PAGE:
BY NANCY GENDIMENICO | I tried on the black lace shell. Sleeveless and hip skimming, it fit as if it were designed for me and was like nothing I’d owned. The label said made in Austria for Bonwit Teller.
I didn’t need the top. I had a closet full of items I’d wanted more than needed.
When I’d wandered into Stella Dallas, a vintage store on Thompson St., one August day 20 years ago, I’d hoped to enter another world, far from my then-current worries. I imagined a chic woman wearing the top with a trim skirt to lunch or for cocktails. She would have been well-bred and cultivated, the type of customer Bonwit’s attracted before the New York store was closed in the late ’80s. Not my roots —coming from a Rust Belt town in Northeastern Pennsylvania.
My 83-year-old mother had had a stroke the month before. Her condition was not life-threatening, but it was shocking to see my once-mobile mother relegated to a wheelchair and requiring daily care. My five siblings and I weren’t sure she could stay in the Pennsylvania house where she’d brought us up and lived for more than 35 years, the past four spent alone after my father died. An alarm had sounded — my mother could pass away at any time.
With this realization came an inevitable role reversal, a mother’s children in charge of her future. Heated discussions ensued among the six of us about what was best for my mother. Should we keep her at home and comfortable, a costly option, or uproot her and select a nursing home where quality of care was uncertain?
Phone calls with my siblings dissolved into fights that summer and fall. While I was away on business, the calls continued. I remember the chirp of the Tokyo hotel phone waking me while I tried to recover from jet lag and my guilt about not being closer to home. I felt it again in Phoenix, during a company meeting. I’d worn the lace top there, when temperatures soared to 100-plus degrees and a migraine was setting in before I was to speak in front of hundreds of clients and colleagues.
In my single state, the only one in the family unmarried and in my forties, I wasn’t sure what my role should be, when I hadn’t fulfilled certain goals for my own life, like finding a stable relationship. Where was the training manual for this?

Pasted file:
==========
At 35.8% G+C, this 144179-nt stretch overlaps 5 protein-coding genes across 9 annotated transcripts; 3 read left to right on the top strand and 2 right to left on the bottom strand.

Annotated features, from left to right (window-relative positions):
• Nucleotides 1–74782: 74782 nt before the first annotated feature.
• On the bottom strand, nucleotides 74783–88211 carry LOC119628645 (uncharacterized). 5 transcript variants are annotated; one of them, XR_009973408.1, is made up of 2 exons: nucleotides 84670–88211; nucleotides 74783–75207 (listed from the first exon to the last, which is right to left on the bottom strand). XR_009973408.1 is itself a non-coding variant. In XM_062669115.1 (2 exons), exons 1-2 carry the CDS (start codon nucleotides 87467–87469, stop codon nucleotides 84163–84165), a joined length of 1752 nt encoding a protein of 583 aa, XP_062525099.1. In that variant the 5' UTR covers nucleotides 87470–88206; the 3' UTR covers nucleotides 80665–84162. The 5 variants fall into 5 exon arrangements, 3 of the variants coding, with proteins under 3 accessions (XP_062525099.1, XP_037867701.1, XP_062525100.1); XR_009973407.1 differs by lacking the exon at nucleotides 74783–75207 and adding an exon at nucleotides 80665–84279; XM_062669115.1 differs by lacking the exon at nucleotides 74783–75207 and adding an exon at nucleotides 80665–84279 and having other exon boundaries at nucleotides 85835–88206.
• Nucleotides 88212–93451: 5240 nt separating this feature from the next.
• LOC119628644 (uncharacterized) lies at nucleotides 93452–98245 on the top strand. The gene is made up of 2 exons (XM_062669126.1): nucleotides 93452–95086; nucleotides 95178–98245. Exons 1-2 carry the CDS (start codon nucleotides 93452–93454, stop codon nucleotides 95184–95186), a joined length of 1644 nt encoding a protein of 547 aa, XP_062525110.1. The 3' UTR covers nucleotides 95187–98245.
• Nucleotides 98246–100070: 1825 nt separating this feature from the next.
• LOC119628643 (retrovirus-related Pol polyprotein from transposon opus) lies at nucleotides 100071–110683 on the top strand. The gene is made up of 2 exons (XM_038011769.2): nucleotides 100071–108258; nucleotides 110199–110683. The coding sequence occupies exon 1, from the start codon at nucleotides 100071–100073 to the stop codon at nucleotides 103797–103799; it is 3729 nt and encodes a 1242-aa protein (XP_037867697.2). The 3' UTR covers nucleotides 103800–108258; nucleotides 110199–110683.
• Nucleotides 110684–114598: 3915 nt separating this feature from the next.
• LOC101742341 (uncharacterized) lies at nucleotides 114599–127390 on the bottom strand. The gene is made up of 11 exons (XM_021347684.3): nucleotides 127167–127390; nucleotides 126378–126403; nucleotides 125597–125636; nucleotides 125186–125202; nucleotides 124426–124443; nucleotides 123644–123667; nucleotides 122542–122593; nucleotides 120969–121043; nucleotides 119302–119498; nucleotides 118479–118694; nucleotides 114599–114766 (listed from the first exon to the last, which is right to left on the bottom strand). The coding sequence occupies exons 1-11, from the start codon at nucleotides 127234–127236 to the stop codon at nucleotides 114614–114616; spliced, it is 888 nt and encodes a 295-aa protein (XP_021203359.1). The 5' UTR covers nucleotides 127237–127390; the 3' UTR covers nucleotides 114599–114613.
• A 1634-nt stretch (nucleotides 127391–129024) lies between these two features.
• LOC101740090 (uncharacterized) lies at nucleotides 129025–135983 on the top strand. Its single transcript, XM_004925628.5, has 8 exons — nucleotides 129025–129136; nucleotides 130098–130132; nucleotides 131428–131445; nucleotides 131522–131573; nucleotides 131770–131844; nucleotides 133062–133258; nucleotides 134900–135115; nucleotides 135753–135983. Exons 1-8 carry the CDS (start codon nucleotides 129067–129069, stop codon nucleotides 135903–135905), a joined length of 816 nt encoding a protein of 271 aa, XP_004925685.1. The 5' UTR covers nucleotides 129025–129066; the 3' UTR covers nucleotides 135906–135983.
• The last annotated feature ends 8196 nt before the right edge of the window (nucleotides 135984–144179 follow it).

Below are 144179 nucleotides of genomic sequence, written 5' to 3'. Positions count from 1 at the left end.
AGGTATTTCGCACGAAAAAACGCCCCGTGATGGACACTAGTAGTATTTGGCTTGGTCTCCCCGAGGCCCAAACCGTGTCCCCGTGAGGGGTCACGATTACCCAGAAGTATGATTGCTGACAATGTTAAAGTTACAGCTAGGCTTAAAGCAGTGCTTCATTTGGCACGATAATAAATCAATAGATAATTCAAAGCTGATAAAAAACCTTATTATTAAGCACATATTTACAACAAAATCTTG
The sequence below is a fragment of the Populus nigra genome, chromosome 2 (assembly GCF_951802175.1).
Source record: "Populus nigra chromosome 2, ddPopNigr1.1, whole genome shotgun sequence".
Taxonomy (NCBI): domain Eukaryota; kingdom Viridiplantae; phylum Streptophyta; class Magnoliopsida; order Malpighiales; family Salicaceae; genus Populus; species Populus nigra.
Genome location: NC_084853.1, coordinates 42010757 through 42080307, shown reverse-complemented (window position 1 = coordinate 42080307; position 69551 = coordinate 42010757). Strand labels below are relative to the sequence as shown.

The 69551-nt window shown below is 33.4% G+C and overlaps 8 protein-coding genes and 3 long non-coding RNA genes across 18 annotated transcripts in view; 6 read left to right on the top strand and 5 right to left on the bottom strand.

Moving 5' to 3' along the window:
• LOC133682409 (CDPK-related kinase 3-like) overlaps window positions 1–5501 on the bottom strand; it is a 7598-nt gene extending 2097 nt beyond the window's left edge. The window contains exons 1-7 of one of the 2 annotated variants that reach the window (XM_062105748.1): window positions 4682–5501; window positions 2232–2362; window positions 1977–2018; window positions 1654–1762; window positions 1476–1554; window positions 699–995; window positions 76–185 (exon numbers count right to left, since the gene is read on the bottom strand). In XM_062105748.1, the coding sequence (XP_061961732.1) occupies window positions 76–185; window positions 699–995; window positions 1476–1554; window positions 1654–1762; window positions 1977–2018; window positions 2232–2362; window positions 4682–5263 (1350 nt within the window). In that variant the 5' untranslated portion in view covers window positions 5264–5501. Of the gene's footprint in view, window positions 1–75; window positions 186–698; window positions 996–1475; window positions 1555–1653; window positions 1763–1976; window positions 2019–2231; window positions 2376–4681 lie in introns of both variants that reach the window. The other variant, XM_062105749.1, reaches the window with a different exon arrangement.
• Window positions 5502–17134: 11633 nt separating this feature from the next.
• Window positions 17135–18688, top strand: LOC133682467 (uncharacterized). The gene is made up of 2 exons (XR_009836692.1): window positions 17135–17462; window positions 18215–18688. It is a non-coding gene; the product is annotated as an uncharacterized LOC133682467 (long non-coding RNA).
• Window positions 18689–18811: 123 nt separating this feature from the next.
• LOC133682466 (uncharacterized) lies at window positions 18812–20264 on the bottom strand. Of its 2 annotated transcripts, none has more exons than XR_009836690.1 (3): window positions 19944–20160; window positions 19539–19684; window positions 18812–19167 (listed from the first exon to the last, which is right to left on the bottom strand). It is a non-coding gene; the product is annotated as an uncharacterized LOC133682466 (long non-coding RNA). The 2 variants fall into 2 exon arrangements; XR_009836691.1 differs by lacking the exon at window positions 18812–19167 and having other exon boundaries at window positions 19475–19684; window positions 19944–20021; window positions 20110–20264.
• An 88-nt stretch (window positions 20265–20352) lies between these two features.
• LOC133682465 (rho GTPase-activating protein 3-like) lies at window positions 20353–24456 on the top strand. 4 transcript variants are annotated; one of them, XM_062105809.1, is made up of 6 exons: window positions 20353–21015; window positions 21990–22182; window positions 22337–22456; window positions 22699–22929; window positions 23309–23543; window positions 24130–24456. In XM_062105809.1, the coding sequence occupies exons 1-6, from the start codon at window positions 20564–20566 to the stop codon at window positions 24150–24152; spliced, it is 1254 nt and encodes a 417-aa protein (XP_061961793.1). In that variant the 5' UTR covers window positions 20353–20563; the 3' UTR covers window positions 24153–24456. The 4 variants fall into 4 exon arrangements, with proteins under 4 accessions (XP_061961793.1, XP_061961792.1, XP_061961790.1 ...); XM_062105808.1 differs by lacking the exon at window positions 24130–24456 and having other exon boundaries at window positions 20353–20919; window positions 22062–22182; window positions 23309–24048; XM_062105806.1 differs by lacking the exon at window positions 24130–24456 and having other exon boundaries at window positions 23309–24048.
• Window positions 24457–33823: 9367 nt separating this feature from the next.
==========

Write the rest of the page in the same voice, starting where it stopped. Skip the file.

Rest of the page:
A year later, my siblings and I still hadn’t agreed on where my mother should settle longer term. She’d had subsequent strokes, yet her mental functioning was intact. Several interim moves and hospital stays had left her disoriented and she was now at an assisted-living center 10 miles from home. Not happily. She complained about other residents stealing small items from her room and the terrible food, an affront to her Italian cooking.
Shopping — part of my livelihood as a former apparel buyer and now brand marketer — continued to be an escape. In Noho one fall weekend, I discovered a silk embroidered jacket made in Hong Kong with hand-knotted buttons and bracelet sleeves at Screaming Mimi’s while shopping with my college-aged niece. N.Y.U. had already taken over the neighborhood and multimillion-dollar apartments near the Bowery were nascent.
Life got tough — but there was shopping.
I wasn’t sure when I would the wear the jacket. I bought it anyway, wondering who had owned the item before me. I pictured an elegant Chinese woman having an ill-fated love affair, like a character in a Wong Kar-wai movie.
Then about nine months after my purchase, I was invited to a May wedding with an Asian theme. Getting drenched was a good reason to skip the reception that rainy day. Given my own ill-fated romances, I was reluctant to attend solo, but it was less than a mile away. I wore the jacket over a black dress.
The newlyweds had gone all out to make a fun party — decor, drinks, servers in sarongs and print tops, and the groom celebrating in style dressed as a Chinese nobleman. A friend who worked for a fashion publication snapped photos and took one of me.
Four months later, my picture was included in the report, a thrill to be recognized for my fashion sense. By then, the spell had broken on my dreary dating history and I was seeing a law school classmate of the groom’s I’d met at the wedding. The relationship lasted four years.
Nine months after the wedding, we moved my mother to a nursing home in central New Jersey near my brother and sister. She stayed there for more than 10 years. There were times when her health worsened and we weren’t sure she was going to make it. My mother surprised us and hung on, lucid until she passed away in 2009 at the age of 95.
I still have the jacket and lace top, surviving several wardrobe purges the Marie Kondo way.
Both vintage stores have survived, too. Stella Dallas remains at the same Thompson St. address. The Japanese owners offer a fashionable assortment of American and European designer apparel and accessories, revisiting the ’60s, ’70s and ’80s.
Screaming Mimi’s moved out of their former Lafayette St. location. I’d assumed the “For Rent” sign meant another retailer had shut down — another local business had disappeared due to a rent hike. The store recently re-opened on W. 14th St. in a bright, clean space where their well-curated collection allows shoppers to channel their inner disco vibe for a costume party or envision themselves as characters in a film or TV show.
I am still wearing the lace top and silk jacket. I think of how my personal history has superseded that of the previous owners who’d zipped the top or buttoned the jacket. When it’s time for me to pass the vintage pieces on, I hope whomever owns my items next will conjure up their own stories and enjoy the escape.